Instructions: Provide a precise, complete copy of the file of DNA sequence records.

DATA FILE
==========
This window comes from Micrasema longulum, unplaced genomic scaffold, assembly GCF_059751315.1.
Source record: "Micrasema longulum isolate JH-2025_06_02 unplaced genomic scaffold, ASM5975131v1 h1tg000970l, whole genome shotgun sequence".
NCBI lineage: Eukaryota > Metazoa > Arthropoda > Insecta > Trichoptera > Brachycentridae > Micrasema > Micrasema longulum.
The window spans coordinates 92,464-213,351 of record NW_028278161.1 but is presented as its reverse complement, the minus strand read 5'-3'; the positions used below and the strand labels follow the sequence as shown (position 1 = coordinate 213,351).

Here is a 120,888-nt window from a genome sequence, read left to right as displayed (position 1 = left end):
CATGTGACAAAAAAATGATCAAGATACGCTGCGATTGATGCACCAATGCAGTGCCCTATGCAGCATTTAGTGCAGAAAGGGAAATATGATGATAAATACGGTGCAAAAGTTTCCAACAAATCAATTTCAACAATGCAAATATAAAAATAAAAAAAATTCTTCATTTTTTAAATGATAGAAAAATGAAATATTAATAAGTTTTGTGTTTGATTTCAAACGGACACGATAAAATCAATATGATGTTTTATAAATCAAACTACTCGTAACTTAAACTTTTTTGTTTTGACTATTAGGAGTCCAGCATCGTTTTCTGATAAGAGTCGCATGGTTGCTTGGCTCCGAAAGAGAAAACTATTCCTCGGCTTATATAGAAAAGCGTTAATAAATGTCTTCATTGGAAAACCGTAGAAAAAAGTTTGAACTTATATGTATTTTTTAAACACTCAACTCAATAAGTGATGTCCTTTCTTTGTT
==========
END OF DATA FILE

This window comes from Micrasema longulum, unplaced genomic scaffold, assembly GCF_059751315.1.
Source record: "Micrasema longulum isolate JH-2025_06_02 unplaced genomic scaffold, ASM5975131v1 h1tg000970l, whole genome shotgun sequence".
NCBI lineage: Eukaryota > Metazoa > Arthropoda > Insecta > Trichoptera > Brachycentridae > Micrasema > Micrasema longulum.
The window spans coordinates 92,464-213,351 of record NW_028278161.1 but is presented as its reverse complement, the minus strand read 5'-3'; the positions used below and the strand labels follow the sequence as shown (position 1 = coordinate 213,351).

Here is a 120,888-nt window from a genome sequence, read left to right as displayed (position 1 = left end):
CATGTGACAAAAAAATGATCAAGATACGCTGCGATTGATGCACCAATGCAGTGCCCTATGCAGCATTTAGTGCAGAAAGGGAAATATGATGATAAATACGGTGCAAAAGTTTCCAACAAATCAATTTCAACAATGCAAATATAAAAATAAAAAAAATTCTTCATTTTTTAAATGATAGAAAAATGAAATATTAATAAGTTTTGTGTTTGATTTCAAACGGACACGATAAAATCAATATGATGTTTTATAAATCAAACTACTCGTAACTTAAACTTTTTTGTTTTGACTATTAGGAGTCCAGCATCGTTTTCTGATAAGAGTCGCATGGTTGCTTGGCTCCGAAAGAGAAAACTATTCCTCGGCTTATATAGAAAAGCGTTAATAAATGTCTTCATTGGAAAACCGTAGAAAAAAGTTTGAACTTATATGTATTTTTTAAACACTCAACTCAATAAGTGATGTCCTTTCTTTGTT